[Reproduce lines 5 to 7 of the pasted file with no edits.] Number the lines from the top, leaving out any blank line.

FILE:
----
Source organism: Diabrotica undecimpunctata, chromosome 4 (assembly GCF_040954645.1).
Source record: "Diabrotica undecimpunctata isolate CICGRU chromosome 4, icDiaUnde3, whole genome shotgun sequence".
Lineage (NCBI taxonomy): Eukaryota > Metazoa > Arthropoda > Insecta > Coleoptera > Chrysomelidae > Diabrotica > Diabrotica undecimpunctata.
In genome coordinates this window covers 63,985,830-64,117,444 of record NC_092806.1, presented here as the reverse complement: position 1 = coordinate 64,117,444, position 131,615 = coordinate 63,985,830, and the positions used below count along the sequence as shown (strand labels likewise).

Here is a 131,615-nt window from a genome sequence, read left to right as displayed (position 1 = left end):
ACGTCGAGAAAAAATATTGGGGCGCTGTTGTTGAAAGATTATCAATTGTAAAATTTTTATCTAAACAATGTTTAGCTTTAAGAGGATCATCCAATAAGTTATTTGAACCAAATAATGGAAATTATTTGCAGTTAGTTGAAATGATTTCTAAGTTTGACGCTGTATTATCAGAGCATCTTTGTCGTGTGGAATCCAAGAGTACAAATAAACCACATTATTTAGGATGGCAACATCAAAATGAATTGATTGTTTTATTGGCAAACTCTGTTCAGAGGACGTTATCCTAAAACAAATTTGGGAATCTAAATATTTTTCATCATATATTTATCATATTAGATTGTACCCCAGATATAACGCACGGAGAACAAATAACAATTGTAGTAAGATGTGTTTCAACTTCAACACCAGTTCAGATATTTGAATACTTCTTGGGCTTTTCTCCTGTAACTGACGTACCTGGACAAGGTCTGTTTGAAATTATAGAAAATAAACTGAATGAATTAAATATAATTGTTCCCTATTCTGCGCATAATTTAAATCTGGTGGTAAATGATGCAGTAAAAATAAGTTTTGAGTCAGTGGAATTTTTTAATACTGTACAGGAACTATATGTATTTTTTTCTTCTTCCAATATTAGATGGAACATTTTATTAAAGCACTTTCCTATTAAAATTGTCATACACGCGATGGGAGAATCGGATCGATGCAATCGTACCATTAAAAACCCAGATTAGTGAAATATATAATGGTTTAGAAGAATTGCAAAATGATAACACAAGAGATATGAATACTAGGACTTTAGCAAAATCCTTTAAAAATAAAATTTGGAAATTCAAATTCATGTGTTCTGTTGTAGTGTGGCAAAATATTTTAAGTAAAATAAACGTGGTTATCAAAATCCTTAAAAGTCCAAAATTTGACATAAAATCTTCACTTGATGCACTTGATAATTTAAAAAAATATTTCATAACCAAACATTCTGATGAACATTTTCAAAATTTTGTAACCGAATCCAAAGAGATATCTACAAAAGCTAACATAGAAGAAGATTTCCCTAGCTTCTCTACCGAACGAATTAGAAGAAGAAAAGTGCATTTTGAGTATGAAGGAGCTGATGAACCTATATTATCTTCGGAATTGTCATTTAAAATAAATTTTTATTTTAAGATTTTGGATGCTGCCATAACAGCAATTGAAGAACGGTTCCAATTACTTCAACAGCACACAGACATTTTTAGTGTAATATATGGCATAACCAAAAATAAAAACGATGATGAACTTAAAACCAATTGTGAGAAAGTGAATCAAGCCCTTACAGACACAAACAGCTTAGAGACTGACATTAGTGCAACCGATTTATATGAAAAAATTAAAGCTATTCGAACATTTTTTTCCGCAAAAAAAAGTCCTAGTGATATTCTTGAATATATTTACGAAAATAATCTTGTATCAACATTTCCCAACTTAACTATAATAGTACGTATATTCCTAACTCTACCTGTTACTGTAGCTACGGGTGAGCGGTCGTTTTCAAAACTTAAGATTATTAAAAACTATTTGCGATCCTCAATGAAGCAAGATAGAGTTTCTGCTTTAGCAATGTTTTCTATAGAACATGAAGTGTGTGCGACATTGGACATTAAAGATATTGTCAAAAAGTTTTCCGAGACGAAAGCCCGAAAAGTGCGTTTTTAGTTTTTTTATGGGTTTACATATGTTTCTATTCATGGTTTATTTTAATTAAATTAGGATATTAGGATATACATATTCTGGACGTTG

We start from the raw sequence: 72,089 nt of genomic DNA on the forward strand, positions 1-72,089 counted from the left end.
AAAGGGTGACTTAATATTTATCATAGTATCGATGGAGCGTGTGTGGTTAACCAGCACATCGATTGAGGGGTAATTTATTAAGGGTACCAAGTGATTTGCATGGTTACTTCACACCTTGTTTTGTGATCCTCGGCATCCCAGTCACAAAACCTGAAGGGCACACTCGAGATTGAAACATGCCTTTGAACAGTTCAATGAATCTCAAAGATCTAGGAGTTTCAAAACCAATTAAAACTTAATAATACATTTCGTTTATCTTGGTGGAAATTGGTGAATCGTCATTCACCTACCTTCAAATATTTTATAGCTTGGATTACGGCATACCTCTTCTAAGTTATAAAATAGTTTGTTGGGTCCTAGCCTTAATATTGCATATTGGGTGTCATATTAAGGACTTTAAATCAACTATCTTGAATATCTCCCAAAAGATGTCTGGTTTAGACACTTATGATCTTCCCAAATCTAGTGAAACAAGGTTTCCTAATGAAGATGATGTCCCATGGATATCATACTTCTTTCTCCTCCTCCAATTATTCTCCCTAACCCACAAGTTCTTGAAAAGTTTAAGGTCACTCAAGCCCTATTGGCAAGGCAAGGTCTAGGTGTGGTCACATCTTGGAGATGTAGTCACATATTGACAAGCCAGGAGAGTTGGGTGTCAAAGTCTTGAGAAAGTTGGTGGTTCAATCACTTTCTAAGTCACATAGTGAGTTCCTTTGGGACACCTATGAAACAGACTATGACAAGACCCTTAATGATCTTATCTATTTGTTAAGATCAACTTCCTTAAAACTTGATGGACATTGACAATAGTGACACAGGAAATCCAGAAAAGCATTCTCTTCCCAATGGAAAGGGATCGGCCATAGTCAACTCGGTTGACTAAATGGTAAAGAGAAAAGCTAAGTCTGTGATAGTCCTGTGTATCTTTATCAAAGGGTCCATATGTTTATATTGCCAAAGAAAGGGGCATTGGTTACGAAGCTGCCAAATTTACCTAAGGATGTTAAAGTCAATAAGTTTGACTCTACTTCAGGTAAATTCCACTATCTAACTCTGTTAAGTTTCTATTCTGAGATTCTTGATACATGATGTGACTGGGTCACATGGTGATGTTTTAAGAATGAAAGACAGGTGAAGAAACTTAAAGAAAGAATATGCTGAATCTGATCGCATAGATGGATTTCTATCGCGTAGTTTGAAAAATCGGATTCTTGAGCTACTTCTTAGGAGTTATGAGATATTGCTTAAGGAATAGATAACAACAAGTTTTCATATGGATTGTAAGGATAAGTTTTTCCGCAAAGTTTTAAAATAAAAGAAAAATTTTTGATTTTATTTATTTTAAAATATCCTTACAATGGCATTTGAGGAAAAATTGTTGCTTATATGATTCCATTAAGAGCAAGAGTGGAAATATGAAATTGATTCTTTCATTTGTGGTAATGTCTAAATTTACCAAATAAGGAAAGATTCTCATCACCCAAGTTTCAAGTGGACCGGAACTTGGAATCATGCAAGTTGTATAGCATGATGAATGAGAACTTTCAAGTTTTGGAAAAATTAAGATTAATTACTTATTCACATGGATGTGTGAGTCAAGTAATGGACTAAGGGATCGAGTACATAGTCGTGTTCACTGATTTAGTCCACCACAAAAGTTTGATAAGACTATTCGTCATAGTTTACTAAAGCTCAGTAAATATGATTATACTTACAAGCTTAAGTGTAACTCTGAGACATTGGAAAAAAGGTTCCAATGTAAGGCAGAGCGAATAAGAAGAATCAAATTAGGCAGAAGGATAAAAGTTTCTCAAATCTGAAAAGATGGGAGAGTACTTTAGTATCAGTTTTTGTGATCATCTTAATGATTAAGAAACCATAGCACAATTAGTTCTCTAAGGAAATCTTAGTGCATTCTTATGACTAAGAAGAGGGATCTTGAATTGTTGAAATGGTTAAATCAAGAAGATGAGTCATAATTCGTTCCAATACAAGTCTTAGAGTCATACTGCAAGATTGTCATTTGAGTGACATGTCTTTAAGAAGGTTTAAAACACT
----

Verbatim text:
Here is a 131,615-nt window from a genome sequence, read left to right as displayed (position 1 = left end):
ACGTCGAGAAAAAATATTGGGGCGCTGTTGTTGAAAGATTATCAATTGTAAAATTTTTATCTAAACAATGTTTAGCTTTAAGAGGATCATCCAATAAGTTATTTGAACCAAATAATGGAAATTATTTGCAGTTAGTTGAAATGATTTCTAAGTTTGACGCTGTATTATCAGAGCATCTTTGTCGTGTGGAATCCAAGAGTACAAATAAACCACATTATTTAGGATGGCAACATCAAAATGAATTGATTGTTTTATTGGCAAACTCTGTTCAGAGGACGTTATCCTAAAACAAATTTGGGAATCTAAATATTTTTCATCATATATTTATCATATTAGATTGTACCCCAGATATAACGCACGGAGAACAAATAACAATTGTAGTAAGATGTGTTTCAACTTCAACACCAGTTCAGATATTTGAATACTTCTTGGGCTTTTCTCCTGTAACTGACGTACCTGGACAAGGTCTGTTTGAAATTATAGAAAATAAACTGAATGAATTAAATATAATTGTTCCCTATTCTGCGCATAATTTAAATCTGGTGGTAAATGATGCAGTAAAAATAAGTTTTGAGTCAGTGGAATTTTTTAATACTGTACAGGAACTATATGTATTTTTTTCTTCTTCCAATATTAGATGGAACATTTTATTAAAGCACTTTCCTATTAAAATTGTCATACACGCGATGGGAGAATCGGATCGATGCAATCGTACCATTAAAAACCCAGATTAGTGAAATATATAATGGTTTAGAAGAATTGCAAAATGATAACACAAGAGATATGAATACTAGGACTTTAGCAAAATCCTTTAAAAATAAAATTTGGAAATTCAAATTCATGTGTTCTGTTGTAGTGTGGCAAAATATTTTAAGTAAAATAAACGTGGTTATCAAAATCCTTAAAAGTCCAAAATTTGACATAAAATCTTCACTTGATGCACTTGATAATTTAAAAAAATATTTCATAACCAAACATTCTGATGAACATTTTCAAAATTTTGTAACCGAATCCAAAGAGATATCTACAAAAGCTAACATAGAAGAAGATTTCCCTAGCTTCTCTACCGAACGAATTAGAAGAAGAAAAGTGCATTTTGAGTATGAAGGAGCTGATGAACCTATATTATCTTCGGAATTGTCATTTAAAATAAATTTTTATTTTAAGATTTTGGATGCTGCCATAACAGCAATTGAAGAACGGTTCCAATTACTTCAACAGCACACAGACATTTTTAGTGTAATATATGGCATAACCAAAAATAAAAACGATGATGAACTTAAAACCAATTGTGAGAAAGTGAATCAAGCCCTTACAGACACAAACAGCTTAGAGACTGACATTAGTGCAACCGATTTATATGAAAAAATTAAAGCTATTCGAACATTTTTTTCCGCAAAAAAAAGTCCTAGTGATATTCTTGAATATATTTACGAAAATAATCTTGTATCAACATTTCCCAACTTAACTATAATAGTACGTATATTCCTAACTCTACCTGTTACTGTAGCTACGGGTGAGCGGTCGTTTTCAAAACTTAAGATTATTAAAAACTATTTGCGATCCTCAATGAAGCAAGATAGAGTTTCTGCTTTAGCAATGTTTTCTATAGAACATGAAGTGTGTGCGACATTGGACATTAAAGATATTGTCAAAAAGTTTTCCGAGACGAAAGCCCGAAAAGTGCGTTTTTAGTTTTTTTATGGGTTTACATATGTTTCTATTCATGGTTTATTTTAATTAAATTAGGATATTAGGATATACATATTCTGGACGTTG

We start from the raw sequence: 72,089 nt of genomic DNA on the forward strand, positions 1-72,089 counted from the left end.